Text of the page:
Balancing coverage of space and aviation

I sometimes wonder about the impact that the written word and other forms of media can have on the career choices of students, such as whether they will get into the space or aviation worlds, or choose an area that spans both, such as materials or computing.

I would not want to exaggerate the possible impacts of a magazine like ours on such decisions. Notably, none of the professionals featured on our monthly Trajectories page have ever cited a magazine article as the reason they got into the business. The closest thing to such an admission came during a 2015 interview with Charles Elachi, the retired director of the NASA-funded Jet Propulsion Lab in California. He told me how as a boy in Lebanon he received a magazine distributed by the U.S. Embassy. Inside was an article about Explorer-1, the first American satellite. This was a turning point for him.

That is very rare. Typically more impactful than anything journalists can produce are interactions with parents, teachers and other mentors, and I’m guessing that Elachi had some of those, too. There is just no substitute for this personal touch.

That said, it does seem logical that the amount and quality of the buzz surrounding specific topics might combine with one’s personal experiences to help students set their paths. The desire to give students and professionals information about aviation, space and cross-cutting topics is one reason that we here at Aerospace America work hard to guard against tunnel vision.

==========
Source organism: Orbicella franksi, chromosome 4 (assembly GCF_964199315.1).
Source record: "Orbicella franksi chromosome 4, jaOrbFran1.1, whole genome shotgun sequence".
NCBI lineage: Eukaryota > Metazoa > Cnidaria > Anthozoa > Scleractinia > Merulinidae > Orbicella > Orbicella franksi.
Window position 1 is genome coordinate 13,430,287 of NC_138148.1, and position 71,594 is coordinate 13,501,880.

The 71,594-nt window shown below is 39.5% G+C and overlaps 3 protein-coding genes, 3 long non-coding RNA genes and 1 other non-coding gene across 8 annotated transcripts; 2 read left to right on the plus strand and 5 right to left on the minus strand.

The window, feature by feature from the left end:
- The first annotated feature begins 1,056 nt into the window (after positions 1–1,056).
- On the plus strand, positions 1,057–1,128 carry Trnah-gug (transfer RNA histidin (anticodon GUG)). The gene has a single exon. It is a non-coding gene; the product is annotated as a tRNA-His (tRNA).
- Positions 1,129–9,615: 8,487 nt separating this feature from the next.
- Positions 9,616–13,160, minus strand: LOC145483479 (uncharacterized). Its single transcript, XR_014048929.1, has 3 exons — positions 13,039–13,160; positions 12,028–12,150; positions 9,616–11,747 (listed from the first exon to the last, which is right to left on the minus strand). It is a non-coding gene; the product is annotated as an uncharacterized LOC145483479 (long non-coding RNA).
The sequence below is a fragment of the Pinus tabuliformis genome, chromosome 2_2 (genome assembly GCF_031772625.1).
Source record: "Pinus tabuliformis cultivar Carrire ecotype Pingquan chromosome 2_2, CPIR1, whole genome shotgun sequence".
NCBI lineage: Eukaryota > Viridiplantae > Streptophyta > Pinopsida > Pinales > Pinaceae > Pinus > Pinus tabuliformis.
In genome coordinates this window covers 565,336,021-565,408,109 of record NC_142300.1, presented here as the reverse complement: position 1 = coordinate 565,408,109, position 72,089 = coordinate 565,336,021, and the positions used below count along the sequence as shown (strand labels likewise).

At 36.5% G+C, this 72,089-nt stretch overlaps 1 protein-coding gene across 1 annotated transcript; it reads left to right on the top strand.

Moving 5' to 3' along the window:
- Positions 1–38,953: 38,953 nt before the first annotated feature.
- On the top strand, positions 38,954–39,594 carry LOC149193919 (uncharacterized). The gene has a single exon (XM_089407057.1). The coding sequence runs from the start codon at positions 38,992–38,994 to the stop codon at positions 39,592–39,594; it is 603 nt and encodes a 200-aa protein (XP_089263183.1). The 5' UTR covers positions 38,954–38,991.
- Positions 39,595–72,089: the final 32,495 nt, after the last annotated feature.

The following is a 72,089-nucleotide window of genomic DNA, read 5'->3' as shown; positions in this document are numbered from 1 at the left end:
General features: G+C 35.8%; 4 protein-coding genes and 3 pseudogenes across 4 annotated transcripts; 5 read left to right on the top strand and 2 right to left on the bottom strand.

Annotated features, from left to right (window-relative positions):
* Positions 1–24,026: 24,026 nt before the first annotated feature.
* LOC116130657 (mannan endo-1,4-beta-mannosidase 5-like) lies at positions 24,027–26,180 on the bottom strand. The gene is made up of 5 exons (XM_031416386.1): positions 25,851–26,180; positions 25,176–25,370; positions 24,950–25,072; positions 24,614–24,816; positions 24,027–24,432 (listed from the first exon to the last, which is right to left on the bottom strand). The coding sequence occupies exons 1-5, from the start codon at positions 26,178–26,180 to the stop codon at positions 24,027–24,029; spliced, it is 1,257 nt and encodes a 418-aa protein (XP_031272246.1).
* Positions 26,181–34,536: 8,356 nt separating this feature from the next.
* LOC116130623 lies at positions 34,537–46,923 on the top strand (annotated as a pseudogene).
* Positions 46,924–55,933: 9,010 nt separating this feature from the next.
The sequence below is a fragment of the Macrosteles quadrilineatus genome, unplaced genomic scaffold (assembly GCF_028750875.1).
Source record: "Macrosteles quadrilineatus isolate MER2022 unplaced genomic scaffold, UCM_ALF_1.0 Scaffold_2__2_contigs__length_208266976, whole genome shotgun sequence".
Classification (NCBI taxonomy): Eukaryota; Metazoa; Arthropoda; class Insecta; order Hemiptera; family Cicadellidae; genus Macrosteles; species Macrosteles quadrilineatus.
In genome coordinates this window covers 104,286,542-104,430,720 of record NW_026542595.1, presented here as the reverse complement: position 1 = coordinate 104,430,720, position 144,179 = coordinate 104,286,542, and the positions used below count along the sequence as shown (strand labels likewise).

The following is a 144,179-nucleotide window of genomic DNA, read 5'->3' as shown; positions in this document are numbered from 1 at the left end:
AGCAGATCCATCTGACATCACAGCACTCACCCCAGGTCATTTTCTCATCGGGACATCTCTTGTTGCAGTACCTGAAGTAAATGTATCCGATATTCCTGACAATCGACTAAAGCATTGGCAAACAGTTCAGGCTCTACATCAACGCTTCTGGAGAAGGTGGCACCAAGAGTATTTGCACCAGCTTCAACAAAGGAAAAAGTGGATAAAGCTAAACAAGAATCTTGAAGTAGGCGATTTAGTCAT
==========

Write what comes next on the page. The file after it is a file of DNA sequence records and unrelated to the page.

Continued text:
Aviation technology is just as important as space exploration, even if space sometimes leaps to the fore with events such as last month’s Soyuz accident or policy deliberations over missions to the moon and Mars. Whether to launch such missions and how to carry them out are multibillion-dollar decisions that policymakers must get right. There is also a wild card in what you see or don’t see in this magazine, and that’s the big story that we were working on that was not quite ready for publication.

But here’s another disclosure that might not be a surprise: There’s just no denying that space right now has the attention of journalists. That’s quite a turnaround for those of us who got into this business a couple of decades ago. I remember telling fellow journalists back in the ’90s that I was going to work for a newspaper called Space News.“ You mean as in outer space?” I would nod. Now, when I hear from freelance journalists, more times than not the article pitch has to do with space.

Space is cool again. I get it. But there is so much to cover in the world of aviation that affects most of us daily or will in the future. The list includes artificial intelligence, the internet of things, drones in the airspace, personal aircraft, airliner surveillance, cybersecurity, electric propulsion, geared turbofans, high-bypass-ratio engines, design tools, computational fluid dynamics, wind tunnels, safety, especially in general aviation, and more.

Enjoy this issue of Aerospace America and remember nothing in it is the final word.

The NASA photo is of the jettison motor for Orion’s launch abort system, which is scheduled for a full-stress test in April 2019 at NASA’s Kennedy Space Center in Florida.

About Ben Iannotta

Ben keeps the magazine and its news coverage on the cutting edge of journalism. He began working for the magazine in the 1990s as a freelance contributor and became editor-in-chief in 2013. He was editor of C4ISR Journal and has written for Air & Space Smithsonian, New Scientist, Popular Mechanics, Reuters and Space News.

Balancing coverage of space and aviation